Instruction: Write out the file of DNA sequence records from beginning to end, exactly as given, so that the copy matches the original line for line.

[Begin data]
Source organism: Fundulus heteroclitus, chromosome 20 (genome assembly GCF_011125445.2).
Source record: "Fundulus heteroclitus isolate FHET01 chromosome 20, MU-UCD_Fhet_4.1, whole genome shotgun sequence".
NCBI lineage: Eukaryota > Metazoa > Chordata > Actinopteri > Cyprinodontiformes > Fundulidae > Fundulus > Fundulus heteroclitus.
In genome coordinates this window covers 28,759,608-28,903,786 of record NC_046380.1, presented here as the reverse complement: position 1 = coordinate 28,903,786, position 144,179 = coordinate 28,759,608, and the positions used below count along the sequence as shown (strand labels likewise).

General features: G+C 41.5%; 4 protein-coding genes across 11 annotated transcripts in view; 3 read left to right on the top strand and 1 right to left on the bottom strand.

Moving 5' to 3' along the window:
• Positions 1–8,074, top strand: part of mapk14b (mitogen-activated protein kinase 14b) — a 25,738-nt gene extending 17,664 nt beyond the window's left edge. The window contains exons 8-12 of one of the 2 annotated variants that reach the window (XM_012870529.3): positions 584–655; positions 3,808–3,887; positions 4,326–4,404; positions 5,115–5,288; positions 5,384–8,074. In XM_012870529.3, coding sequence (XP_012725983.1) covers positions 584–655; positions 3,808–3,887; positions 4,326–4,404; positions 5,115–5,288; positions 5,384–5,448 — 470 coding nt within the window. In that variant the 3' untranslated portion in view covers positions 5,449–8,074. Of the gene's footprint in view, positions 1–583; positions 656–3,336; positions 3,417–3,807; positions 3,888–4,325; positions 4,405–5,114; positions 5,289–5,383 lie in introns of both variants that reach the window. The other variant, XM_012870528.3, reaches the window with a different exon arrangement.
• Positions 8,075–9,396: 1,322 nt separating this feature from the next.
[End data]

Source organism: Fundulus heteroclitus, chromosome 20 (genome assembly GCF_011125445.2).
Source record: "Fundulus heteroclitus isolate FHET01 chromosome 20, MU-UCD_Fhet_4.1, whole genome shotgun sequence".
NCBI lineage: Eukaryota > Metazoa > Chordata > Actinopteri > Cyprinodontiformes > Fundulidae > Fundulus > Fundulus heteroclitus.
In genome coordinates this window covers 28,759,608-28,903,786 of record NC_046380.1, presented here as the reverse complement: position 1 = coordinate 28,903,786, position 144,179 = coordinate 28,759,608, and the positions used below count along the sequence as shown (strand labels likewise).

General features: G+C 41.5%; 4 protein-coding genes across 11 annotated transcripts in view; 3 read left to right on the top strand and 1 right to left on the bottom strand.

Moving 5' to 3' along the window:
• Positions 1–8,074, top strand: part of mapk14b (mitogen-activated protein kinase 14b) — a 25,738-nt gene extending 17,664 nt beyond the window's left edge. The window contains exons 8-12 of one of the 2 annotated variants that reach the window (XM_012870529.3): positions 584–655; positions 3,808–3,887; positions 4,326–4,404; positions 5,115–5,288; positions 5,384–8,074. In XM_012870529.3, coding sequence (XP_012725983.1) covers positions 584–655; positions 3,808–3,887; positions 4,326–4,404; positions 5,115–5,288; positions 5,384–5,448 — 470 coding nt within the window. In that variant the 3' untranslated portion in view covers positions 5,449–8,074. Of the gene's footprint in view, positions 1–583; positions 656–3,336; positions 3,417–3,807; positions 3,888–4,325; positions 4,405–5,114; positions 5,289–5,383 lie in introns of both variants that reach the window. The other variant, XM_012870528.3, reaches the window with a different exon arrangement.
• Positions 8,075–9,396: 1,322 nt separating this feature from the next.